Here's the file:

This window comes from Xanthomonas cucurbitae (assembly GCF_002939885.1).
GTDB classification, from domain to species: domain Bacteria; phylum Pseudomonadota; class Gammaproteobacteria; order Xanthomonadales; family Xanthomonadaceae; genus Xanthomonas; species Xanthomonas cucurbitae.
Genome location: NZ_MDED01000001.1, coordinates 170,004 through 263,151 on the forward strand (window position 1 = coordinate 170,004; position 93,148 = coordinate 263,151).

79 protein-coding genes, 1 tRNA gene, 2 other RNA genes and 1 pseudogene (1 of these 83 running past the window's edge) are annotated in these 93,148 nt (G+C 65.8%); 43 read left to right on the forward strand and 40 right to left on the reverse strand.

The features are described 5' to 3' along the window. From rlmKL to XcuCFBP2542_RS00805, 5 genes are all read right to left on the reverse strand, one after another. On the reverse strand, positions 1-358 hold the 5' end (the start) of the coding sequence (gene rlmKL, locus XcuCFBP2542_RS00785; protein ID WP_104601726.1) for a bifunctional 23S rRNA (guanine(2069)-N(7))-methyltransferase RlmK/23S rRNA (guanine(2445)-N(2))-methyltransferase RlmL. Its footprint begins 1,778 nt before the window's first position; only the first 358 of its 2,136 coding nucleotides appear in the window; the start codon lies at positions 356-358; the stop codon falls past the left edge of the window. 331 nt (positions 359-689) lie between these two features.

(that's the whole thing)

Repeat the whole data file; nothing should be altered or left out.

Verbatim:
This window comes from Xanthomonas cucurbitae (assembly GCF_002939885.1).
GTDB classification, from domain to species: domain Bacteria; phylum Pseudomonadota; class Gammaproteobacteria; order Xanthomonadales; family Xanthomonadaceae; genus Xanthomonas; species Xanthomonas cucurbitae.
Genome location: NZ_MDED01000001.1, coordinates 170,004 through 263,151 on the forward strand (window position 1 = coordinate 170,004; position 93,148 = coordinate 263,151).

79 protein-coding genes, 1 tRNA gene, 2 other RNA genes and 1 pseudogene (1 of these 83 running past the window's edge) are annotated in these 93,148 nt (G+C 65.8%); 43 read left to right on the forward strand and 40 right to left on the reverse strand.

The features are described 5' to 3' along the window. From rlmKL to XcuCFBP2542_RS00805, 5 genes are all read right to left on the reverse strand, one after another. On the reverse strand, positions 1-358 hold the 5' end (the start) of the coding sequence (gene rlmKL, locus XcuCFBP2542_RS00785; protein ID WP_104601726.1) for a bifunctional 23S rRNA (guanine(2069)-N(7))-methyltransferase RlmK/23S rRNA (guanine(2445)-N(2))-methyltransferase RlmL. Its footprint begins 1,778 nt before the window's first position; only the first 358 of its 2,136 coding nucleotides appear in the window; the start codon lies at positions 356-358; the stop codon falls past the left edge of the window. 331 nt (positions 359-689) lie between these two features.